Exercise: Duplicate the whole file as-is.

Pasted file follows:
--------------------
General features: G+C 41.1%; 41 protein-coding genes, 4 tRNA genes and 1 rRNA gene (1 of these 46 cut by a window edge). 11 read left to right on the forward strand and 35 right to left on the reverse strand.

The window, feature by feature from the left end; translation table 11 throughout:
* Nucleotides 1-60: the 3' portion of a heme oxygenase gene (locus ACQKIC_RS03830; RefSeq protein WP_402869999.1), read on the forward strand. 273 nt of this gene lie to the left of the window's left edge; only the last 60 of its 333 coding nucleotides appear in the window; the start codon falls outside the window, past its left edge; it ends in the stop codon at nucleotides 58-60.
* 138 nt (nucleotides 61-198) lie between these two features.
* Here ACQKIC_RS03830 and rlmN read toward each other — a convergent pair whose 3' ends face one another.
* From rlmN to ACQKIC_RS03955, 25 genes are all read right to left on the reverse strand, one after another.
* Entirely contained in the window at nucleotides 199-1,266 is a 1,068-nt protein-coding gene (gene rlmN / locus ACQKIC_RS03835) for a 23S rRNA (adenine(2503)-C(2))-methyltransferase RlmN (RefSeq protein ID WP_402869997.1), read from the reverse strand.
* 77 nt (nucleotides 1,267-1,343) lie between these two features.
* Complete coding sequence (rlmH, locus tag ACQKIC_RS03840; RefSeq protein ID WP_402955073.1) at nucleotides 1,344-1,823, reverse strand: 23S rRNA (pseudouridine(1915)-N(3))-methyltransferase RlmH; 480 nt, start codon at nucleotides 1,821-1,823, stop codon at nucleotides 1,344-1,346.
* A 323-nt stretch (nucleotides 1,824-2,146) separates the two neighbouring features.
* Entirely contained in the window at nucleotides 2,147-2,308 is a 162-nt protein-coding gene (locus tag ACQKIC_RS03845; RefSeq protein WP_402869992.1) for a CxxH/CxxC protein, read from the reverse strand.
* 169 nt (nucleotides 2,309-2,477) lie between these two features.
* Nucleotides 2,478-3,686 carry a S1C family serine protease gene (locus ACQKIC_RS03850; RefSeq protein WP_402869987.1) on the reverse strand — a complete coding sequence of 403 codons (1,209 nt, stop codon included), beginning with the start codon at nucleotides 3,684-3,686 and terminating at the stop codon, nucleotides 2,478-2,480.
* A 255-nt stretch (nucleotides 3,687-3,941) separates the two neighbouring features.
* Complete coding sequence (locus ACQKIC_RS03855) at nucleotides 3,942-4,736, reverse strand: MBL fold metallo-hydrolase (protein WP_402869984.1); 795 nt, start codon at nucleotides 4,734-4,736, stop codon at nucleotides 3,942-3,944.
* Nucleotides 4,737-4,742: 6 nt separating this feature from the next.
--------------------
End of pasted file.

General features: G+C 41.1%; 41 protein-coding genes, 4 tRNA genes and 1 rRNA gene (1 of these 46 cut by a window edge). 11 read left to right on the forward strand and 35 right to left on the reverse strand.

The window, feature by feature from the left end; translation table 11 throughout:
* Nucleotides 1-60: the 3' portion of a heme oxygenase gene (locus ACQKIC_RS03830; RefSeq protein WP_402869999.1), read on the forward strand. 273 nt of this gene lie to the left of the window's left edge; only the last 60 of its 333 coding nucleotides appear in the window; the start codon falls outside the window, past its left edge; it ends in the stop codon at nucleotides 58-60.
* 138 nt (nucleotides 61-198) lie between these two features.
* Here ACQKIC_RS03830 and rlmN read toward each other — a convergent pair whose 3' ends face one another.
* From rlmN to ACQKIC_RS03955, 25 genes are all read right to left on the reverse strand, one after another.
* Entirely contained in the window at nucleotides 199-1,266 is a 1,068-nt protein-coding gene (gene rlmN / locus ACQKIC_RS03835) for a 23S rRNA (adenine(2503)-C(2))-methyltransferase RlmN (RefSeq protein ID WP_402869997.1), read from the reverse strand.
* 77 nt (nucleotides 1,267-1,343) lie between these two features.
* Complete coding sequence (rlmH, locus tag ACQKIC_RS03840; RefSeq protein ID WP_402955073.1) at nucleotides 1,344-1,823, reverse strand: 23S rRNA (pseudouridine(1915)-N(3))-methyltransferase RlmH; 480 nt, start codon at nucleotides 1,821-1,823, stop codon at nucleotides 1,344-1,346.
* A 323-nt stretch (nucleotides 1,824-2,146) separates the two neighbouring features.
* Entirely contained in the window at nucleotides 2,147-2,308 is a 162-nt protein-coding gene (locus tag ACQKIC_RS03845; RefSeq protein WP_402869992.1) for a CxxH/CxxC protein, read from the reverse strand.
* 169 nt (nucleotides 2,309-2,477) lie between these two features.
* Nucleotides 2,478-3,686 carry a S1C family serine protease gene (locus ACQKIC_RS03850; RefSeq protein WP_402869987.1) on the reverse strand — a complete coding sequence of 403 codons (1,209 nt, stop codon included), beginning with the start codon at nucleotides 3,684-3,686 and terminating at the stop codon, nucleotides 2,478-2,480.
* A 255-nt stretch (nucleotides 3,687-3,941) separates the two neighbouring features.
* Complete coding sequence (locus ACQKIC_RS03855) at nucleotides 3,942-4,736, reverse strand: MBL fold metallo-hydrolase (protein WP_402869984.1); 795 nt, start codon at nucleotides 4,734-4,736, stop codon at nucleotides 3,942-3,944.
* Nucleotides 4,737-4,742: 6 nt separating this feature from the next.